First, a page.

By this logic, agents have the ability to affect the causal chain of the universe. They can make stuff happen on their own. But, many philosophers find this idea untenable. Where would these free decisions, the ones that launch entirely new causal chains, come from, they ask? Are they simply random? What would compel an agent to make one decision, and not another? And if you can answer those questions – if you can explain what would cause an agent to act – Then well, you’ve just reinforced the position that actions are caused, rather than free.

The fact is, it’s pretty difficult to find arguments that support libertarian free will. The best argument in favor of it seems to be that it just feels an awful lot like we’re free. And libertarians argue that we shouldn’t discount the legitimacy of our own personal, subjective experiences – so if we feel so free, we should seriously consider the possibility that we are. That point has a certain intuitive appeal. But if you can’t come up with an argument to defend your feeling, then good philosophical reasoning recommends that you reject it, or at least withhold judgment until you can get some evidence together.

So now let’s see if the hard determinists can do any better. 18th century French philosopher Baron D’Holbach said that none of our actions are actually free. D’Holbach believed that everything that’s happening right now is the result of an unbroken chain of events. Everything, he said, is the inevitable result of what came before. Including everything that we do! Our actions are caused in the same way that, say, home runs are caused by bats hitting balls, or tornadoes are caused by warm air systems hitting cool air systems in the right conditions. This means that humans and our actions are just part of the physical world, bound by its physical laws.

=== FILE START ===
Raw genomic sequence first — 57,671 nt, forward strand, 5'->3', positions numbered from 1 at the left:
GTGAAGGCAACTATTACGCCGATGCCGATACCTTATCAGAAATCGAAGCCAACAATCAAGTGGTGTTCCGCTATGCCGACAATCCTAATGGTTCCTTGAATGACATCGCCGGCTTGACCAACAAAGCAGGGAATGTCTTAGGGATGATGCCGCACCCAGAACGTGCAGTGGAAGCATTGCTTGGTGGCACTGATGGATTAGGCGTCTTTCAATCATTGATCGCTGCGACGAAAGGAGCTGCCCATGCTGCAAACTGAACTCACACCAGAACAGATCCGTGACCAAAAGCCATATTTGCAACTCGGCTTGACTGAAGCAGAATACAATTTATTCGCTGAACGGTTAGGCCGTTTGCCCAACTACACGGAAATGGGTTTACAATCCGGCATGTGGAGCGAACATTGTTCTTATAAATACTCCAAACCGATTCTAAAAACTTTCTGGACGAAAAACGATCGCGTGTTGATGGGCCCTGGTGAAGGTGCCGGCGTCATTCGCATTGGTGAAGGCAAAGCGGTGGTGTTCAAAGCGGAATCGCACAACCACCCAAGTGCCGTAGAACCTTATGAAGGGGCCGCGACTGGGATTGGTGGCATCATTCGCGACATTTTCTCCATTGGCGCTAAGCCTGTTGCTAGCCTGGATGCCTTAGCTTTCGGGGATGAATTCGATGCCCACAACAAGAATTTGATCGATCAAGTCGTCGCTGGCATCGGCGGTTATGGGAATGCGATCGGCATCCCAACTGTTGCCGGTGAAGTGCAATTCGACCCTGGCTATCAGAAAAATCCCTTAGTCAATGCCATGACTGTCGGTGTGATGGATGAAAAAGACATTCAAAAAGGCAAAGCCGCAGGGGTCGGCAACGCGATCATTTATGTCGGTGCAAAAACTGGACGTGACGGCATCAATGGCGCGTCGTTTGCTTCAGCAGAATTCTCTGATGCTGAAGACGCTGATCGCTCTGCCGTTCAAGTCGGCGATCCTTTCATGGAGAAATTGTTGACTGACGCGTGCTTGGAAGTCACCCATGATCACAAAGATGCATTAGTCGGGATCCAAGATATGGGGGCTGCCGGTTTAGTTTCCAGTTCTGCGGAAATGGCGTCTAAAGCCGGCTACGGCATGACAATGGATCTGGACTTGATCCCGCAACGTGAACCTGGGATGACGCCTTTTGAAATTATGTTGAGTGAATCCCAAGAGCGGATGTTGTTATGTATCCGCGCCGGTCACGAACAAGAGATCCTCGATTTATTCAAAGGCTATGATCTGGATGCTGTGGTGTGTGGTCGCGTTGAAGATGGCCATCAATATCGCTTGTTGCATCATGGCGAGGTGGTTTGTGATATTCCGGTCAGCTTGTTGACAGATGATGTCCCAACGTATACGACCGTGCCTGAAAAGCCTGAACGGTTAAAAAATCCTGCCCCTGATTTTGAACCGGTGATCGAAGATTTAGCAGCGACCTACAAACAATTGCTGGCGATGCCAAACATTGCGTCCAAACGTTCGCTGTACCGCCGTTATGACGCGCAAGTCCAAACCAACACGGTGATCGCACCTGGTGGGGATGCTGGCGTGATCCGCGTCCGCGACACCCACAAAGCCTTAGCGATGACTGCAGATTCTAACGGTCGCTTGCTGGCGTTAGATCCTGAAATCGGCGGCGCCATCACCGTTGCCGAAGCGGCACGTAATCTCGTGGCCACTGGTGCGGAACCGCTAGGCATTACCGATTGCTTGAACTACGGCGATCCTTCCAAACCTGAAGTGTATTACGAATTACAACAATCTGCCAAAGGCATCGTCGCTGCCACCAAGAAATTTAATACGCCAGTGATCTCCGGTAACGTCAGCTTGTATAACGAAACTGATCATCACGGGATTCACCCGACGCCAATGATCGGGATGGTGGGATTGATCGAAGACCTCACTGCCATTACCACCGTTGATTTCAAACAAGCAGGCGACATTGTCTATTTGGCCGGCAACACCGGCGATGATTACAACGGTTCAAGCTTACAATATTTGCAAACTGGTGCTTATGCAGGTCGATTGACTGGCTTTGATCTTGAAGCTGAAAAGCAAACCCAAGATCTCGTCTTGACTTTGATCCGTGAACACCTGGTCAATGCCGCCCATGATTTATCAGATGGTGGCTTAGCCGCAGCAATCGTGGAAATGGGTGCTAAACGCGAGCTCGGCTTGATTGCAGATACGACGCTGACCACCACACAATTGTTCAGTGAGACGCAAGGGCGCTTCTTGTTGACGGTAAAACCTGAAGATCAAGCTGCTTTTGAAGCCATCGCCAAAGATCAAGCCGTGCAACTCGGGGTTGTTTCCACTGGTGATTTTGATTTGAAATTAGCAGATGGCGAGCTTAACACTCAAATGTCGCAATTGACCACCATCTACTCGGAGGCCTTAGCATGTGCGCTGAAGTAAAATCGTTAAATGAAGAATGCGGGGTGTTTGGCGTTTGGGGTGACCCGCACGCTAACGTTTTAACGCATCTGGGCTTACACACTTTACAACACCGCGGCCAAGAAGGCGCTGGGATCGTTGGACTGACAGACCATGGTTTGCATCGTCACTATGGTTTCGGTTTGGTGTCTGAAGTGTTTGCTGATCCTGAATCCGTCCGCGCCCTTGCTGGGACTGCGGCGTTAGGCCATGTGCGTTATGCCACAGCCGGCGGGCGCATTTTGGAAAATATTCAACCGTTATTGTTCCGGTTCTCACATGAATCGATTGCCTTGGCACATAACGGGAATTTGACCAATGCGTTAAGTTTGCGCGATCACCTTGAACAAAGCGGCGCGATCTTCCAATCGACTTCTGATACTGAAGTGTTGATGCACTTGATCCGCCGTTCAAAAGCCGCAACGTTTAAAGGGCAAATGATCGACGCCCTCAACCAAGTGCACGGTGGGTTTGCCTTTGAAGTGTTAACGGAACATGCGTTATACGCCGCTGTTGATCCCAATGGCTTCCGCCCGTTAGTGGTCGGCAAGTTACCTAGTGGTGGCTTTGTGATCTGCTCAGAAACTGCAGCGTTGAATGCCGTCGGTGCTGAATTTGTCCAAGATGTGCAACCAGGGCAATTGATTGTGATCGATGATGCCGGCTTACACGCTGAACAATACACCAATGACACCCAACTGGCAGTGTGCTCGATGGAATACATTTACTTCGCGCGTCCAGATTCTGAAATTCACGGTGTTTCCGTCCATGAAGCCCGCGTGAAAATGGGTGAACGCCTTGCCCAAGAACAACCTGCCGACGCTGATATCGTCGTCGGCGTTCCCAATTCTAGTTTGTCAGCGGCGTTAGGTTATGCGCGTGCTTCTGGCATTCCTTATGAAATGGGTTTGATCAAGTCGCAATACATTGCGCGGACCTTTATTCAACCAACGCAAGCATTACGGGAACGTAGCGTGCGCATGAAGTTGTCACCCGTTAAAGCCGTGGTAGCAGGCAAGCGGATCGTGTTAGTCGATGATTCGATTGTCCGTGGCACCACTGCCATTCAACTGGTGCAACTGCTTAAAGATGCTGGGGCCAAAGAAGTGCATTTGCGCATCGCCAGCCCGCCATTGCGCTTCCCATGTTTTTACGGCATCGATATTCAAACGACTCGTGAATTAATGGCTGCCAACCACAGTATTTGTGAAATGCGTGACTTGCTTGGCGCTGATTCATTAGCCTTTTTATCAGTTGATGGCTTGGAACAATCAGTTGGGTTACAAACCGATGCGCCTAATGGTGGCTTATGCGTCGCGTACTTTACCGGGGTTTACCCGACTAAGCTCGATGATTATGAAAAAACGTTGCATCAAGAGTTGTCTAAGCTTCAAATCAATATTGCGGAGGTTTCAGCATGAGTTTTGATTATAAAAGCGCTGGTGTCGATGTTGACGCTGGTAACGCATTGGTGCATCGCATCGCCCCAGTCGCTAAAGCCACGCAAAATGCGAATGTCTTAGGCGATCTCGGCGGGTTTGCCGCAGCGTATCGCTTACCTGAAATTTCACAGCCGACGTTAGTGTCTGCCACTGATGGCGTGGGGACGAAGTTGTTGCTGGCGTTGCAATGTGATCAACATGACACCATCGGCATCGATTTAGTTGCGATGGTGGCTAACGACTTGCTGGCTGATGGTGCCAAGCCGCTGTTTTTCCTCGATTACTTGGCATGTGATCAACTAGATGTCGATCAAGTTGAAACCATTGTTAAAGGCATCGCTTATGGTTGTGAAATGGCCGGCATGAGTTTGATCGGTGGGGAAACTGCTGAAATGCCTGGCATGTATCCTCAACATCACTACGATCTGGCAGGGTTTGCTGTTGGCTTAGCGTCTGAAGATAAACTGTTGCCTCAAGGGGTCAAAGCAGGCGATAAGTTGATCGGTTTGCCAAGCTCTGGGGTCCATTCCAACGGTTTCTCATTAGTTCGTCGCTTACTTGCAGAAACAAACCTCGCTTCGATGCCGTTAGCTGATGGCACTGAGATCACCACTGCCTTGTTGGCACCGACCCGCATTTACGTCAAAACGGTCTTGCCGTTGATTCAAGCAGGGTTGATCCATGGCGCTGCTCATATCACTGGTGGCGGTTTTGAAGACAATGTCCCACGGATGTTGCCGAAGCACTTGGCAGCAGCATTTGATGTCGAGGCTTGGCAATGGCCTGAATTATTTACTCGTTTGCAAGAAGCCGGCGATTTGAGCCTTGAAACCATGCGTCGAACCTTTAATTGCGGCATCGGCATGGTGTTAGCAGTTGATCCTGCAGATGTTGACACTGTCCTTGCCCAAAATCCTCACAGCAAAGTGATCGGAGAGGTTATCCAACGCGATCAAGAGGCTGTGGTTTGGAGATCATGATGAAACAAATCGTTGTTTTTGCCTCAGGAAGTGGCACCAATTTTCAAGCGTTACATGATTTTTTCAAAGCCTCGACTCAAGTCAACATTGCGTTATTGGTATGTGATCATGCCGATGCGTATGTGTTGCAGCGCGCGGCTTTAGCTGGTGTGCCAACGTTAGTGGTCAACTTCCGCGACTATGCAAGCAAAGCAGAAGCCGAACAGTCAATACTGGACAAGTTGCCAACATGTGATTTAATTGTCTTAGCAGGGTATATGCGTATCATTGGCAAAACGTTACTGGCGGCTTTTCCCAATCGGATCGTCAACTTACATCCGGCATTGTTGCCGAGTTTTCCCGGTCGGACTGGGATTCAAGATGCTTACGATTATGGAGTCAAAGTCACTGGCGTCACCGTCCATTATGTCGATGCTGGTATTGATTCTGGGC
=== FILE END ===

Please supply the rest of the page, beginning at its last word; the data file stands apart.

This belief is often explained through a view known as reductionism. Reductionism is the view that all parts of the world, and of our own experience, can be traced back – or reduced down – to one singular thing. So, for example, you see your mind as being capable of making free decisions. You think that what goes on in your head when you make a choice is not at all like bats and balls. But, well, mental states are brain states, or at least they’re tied directly to your brain. And brain states are biological. And biological states are physical states. And the physical world – as we already said – is deterministic. There’s just no room for free will in this picture. We think we’re free - but we’re not?